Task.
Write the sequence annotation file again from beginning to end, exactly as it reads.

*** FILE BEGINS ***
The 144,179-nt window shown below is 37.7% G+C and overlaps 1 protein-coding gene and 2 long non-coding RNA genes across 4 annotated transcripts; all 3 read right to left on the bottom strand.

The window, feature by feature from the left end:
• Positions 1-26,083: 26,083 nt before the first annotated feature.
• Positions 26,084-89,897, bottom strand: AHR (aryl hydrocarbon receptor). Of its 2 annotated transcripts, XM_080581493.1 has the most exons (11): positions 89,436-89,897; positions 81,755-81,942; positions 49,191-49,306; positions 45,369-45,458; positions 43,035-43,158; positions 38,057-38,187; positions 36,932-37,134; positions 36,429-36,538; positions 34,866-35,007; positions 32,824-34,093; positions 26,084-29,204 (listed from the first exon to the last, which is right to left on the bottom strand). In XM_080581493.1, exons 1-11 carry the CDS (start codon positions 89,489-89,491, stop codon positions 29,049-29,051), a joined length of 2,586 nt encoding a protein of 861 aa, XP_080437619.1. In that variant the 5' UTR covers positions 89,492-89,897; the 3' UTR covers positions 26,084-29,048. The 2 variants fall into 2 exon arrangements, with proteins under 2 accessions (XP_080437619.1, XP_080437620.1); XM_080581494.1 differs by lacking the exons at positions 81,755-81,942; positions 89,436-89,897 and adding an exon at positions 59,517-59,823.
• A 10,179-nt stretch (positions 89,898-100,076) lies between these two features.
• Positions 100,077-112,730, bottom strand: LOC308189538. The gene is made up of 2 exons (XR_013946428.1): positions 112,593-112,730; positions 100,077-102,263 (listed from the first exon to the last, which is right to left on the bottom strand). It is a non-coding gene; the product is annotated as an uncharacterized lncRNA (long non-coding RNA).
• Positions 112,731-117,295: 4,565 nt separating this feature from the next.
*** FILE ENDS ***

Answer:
The 144,179-nt window shown below is 37.7% G+C and overlaps 1 protein-coding gene and 2 long non-coding RNA genes across 4 annotated transcripts; all 3 read right to left on the bottom strand.

The window, feature by feature from the left end:
• Positions 1-26,083: 26,083 nt before the first annotated feature.
• Positions 26,084-89,897, bottom strand: AHR (aryl hydrocarbon receptor). Of its 2 annotated transcripts, XM_080581493.1 has the most exons (11): positions 89,436-89,897; positions 81,755-81,942; positions 49,191-49,306; positions 45,369-45,458; positions 43,035-43,158; positions 38,057-38,187; positions 36,932-37,134; positions 36,429-36,538; positions 34,866-35,007; positions 32,824-34,093; positions 26,084-29,204 (listed from the first exon to the last, which is right to left on the bottom strand). In XM_080581493.1, exons 1-11 carry the CDS (start codon positions 89,489-89,491, stop codon positions 29,049-29,051), a joined length of 2,586 nt encoding a protein of 861 aa, XP_080437619.1. In that variant the 5' UTR covers positions 89,492-89,897; the 3' UTR covers positions 26,084-29,048. The 2 variants fall into 2 exon arrangements, with proteins under 2 accessions (XP_080437619.1, XP_080437620.1); XM_080581494.1 differs by lacking the exons at positions 81,755-81,942; positions 89,436-89,897 and adding an exon at positions 59,517-59,823.
• A 10,179-nt stretch (positions 89,898-100,076) lies between these two features.
• Positions 100,077-112,730, bottom strand: LOC308189538. The gene is made up of 2 exons (XR_013946428.1): positions 112,593-112,730; positions 100,077-102,263 (listed from the first exon to the last, which is right to left on the bottom strand). It is a non-coding gene; the product is annotated as an uncharacterized lncRNA (long non-coding RNA).
• Positions 112,731-117,295: 4,565 nt separating this feature from the next.